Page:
According to reports, as the due dates for repayment of its over Rs 3,000-crore FCCBs approach, Suzlon Energy’s auditors have flagged their concerns over the same.
In view of the uncertainty in the manner in which the company would raise funds to repay its upcoming FCCBs due in June and October, Suzlon’s auditors have given ‘a matter of emphasis’ on the use of going concern assumption for preparation of the December quarter results. Simply put, it means that the going concern assumption would be dependent on the company’s ability to repay this debt. The management has stated that it is confident of raising the required funds.
Despite healthy order book in hand, Suzlon Energy’s consolidated sales expanded only 12.5 per cent in the December quarter over a year ago as a result of slower execution of projects. Interest costs also pulled the company in to losses.
Funding constraints and high leverage continued to hurt Suzlon’s performance. For the December quarter, the company delivered lower volumes, especially in India, as it had difficulties ramping up its working capital facilities in the quarter. The company has since been sanctioned Rs 1,100 crore of working capital facilities.
The delay may indicate lack of confidence by lenders. Despite enjoying superior margins on its earnings before interest and taxes (six per cent last fiscal), compared with global peers such as Gamesa or Vestas (2-4 per cent), Suzlon’s leverage has been a drag on earnings.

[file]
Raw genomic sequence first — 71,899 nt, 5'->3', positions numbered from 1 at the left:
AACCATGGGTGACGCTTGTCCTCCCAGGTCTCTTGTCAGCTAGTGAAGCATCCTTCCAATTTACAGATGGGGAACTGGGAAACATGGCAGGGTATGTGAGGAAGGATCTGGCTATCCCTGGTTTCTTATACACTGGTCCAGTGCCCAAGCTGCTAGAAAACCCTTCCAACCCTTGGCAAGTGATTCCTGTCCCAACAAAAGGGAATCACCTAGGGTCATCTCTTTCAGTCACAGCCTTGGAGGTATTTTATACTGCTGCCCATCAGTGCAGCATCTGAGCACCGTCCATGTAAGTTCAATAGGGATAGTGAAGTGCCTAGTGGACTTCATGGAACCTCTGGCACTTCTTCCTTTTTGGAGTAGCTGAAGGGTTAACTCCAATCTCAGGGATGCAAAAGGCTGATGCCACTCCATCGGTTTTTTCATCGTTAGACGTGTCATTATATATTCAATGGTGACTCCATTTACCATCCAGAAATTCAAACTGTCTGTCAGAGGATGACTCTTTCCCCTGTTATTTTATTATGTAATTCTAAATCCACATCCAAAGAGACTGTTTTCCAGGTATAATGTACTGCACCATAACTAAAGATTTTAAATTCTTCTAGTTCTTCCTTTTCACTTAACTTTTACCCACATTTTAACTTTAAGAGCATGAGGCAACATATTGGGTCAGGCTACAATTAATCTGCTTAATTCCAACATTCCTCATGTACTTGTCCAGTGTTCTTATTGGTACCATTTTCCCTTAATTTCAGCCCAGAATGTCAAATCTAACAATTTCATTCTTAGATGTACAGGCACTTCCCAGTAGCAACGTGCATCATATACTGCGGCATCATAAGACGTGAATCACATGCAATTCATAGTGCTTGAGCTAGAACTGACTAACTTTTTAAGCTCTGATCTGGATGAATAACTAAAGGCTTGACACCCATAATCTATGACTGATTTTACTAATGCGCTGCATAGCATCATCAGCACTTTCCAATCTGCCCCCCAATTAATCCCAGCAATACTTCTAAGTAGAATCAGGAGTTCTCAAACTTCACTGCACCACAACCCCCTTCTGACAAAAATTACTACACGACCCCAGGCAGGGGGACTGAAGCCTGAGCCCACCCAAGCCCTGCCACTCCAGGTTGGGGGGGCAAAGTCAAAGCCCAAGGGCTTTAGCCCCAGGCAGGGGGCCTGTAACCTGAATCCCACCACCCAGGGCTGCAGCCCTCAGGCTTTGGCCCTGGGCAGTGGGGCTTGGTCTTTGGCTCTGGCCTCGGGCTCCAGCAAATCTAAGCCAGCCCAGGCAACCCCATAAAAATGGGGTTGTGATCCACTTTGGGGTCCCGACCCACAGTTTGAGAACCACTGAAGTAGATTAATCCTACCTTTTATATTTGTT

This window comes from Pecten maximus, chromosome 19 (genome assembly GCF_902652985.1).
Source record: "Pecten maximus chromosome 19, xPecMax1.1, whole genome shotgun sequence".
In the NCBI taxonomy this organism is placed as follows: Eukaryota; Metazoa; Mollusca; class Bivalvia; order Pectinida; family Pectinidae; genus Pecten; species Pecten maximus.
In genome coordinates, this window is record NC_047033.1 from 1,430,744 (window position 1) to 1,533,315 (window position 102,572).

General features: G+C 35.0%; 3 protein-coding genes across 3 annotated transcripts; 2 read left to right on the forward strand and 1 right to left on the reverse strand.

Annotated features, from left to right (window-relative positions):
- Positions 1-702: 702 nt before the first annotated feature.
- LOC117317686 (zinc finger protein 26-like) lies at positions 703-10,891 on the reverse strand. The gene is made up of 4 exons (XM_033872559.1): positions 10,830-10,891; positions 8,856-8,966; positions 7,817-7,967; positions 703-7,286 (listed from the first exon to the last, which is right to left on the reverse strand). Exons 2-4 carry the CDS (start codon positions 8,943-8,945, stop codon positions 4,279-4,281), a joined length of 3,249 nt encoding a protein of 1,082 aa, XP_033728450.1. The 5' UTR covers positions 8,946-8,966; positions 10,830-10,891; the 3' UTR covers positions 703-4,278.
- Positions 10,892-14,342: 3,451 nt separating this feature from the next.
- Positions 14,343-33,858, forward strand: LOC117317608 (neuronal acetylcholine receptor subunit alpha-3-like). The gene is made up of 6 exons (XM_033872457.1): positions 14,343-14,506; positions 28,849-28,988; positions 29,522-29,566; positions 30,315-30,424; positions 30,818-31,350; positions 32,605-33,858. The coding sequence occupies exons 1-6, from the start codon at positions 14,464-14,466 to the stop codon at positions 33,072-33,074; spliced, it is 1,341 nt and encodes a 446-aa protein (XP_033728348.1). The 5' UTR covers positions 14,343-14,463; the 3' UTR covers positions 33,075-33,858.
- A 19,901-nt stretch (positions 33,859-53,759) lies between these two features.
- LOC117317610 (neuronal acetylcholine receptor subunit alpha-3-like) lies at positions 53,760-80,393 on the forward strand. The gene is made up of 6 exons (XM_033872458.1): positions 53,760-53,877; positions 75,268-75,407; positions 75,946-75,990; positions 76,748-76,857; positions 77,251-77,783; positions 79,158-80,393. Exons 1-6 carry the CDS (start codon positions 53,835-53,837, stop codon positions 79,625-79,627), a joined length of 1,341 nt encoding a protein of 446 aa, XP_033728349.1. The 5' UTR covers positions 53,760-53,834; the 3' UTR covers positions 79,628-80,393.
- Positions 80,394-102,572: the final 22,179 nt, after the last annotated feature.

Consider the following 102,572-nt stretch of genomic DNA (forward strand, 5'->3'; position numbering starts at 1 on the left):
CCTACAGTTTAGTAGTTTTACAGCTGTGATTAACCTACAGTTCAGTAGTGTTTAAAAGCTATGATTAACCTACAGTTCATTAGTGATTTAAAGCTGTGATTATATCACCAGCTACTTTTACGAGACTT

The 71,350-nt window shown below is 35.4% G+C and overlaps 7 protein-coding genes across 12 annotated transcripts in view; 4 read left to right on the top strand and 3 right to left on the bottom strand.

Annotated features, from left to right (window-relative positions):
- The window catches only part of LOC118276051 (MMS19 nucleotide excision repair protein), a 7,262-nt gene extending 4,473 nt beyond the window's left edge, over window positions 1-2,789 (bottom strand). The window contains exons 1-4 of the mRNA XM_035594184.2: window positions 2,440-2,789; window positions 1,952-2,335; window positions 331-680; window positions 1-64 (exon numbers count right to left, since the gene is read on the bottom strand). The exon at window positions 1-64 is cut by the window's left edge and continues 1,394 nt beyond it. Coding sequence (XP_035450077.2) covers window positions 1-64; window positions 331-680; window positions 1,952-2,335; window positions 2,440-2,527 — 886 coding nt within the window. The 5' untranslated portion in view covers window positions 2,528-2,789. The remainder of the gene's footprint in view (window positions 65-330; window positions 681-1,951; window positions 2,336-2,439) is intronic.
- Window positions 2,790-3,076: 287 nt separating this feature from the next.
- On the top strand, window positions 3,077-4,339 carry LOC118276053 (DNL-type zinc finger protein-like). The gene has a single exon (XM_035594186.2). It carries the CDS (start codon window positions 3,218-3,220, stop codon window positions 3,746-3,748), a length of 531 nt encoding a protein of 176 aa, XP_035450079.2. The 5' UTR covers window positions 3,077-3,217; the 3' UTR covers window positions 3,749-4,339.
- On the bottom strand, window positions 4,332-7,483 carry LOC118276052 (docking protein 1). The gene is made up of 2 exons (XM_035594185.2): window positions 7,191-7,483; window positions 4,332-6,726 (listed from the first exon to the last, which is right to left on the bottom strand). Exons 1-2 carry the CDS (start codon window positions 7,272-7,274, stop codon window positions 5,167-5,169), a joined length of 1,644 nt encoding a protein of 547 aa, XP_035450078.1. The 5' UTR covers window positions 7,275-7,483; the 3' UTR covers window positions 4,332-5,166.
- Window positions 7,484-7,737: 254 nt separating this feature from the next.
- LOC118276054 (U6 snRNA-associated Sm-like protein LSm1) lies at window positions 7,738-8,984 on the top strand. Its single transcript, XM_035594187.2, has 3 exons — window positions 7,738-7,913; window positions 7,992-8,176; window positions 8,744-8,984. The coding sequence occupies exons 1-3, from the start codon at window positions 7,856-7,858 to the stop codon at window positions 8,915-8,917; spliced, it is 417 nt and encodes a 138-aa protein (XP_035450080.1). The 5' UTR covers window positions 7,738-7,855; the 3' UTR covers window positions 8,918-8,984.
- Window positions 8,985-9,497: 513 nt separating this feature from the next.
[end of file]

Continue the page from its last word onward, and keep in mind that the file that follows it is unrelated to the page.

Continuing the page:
Earnings before interest and taxes at Rs 182 crore could not cover interest cost of Rs 358 crore in the December quarter.
Debt-equity ratio rose marginally to 2.1 times as of December as the company decided to reduce the FCCB redemption premium from its share premium reserves. It was so far not accounting the FCCB redemption premium due as a liability. The company’s FCCBs with redemption value totalling Rs 3021 crore are due June and October. Given the current scenario, its ability to repay the same would be dependent on three factors:
One, it has dues close to Rs 1,000 crore from one of its clients Edison Wind. It will have to receive this on time.
Two, it is unclear whether it can utilise its German subsidiary REpower’s cash for the FCCB repayment. Over Rs 1,200 crore of its Rs 1,900-crore cash as of December came from its subsidiaries.
Third, its ability to once again renegotiate for a reset of the FCCB. The last seems unlikely as Suzlon has already resorted to reset for two of its tranches.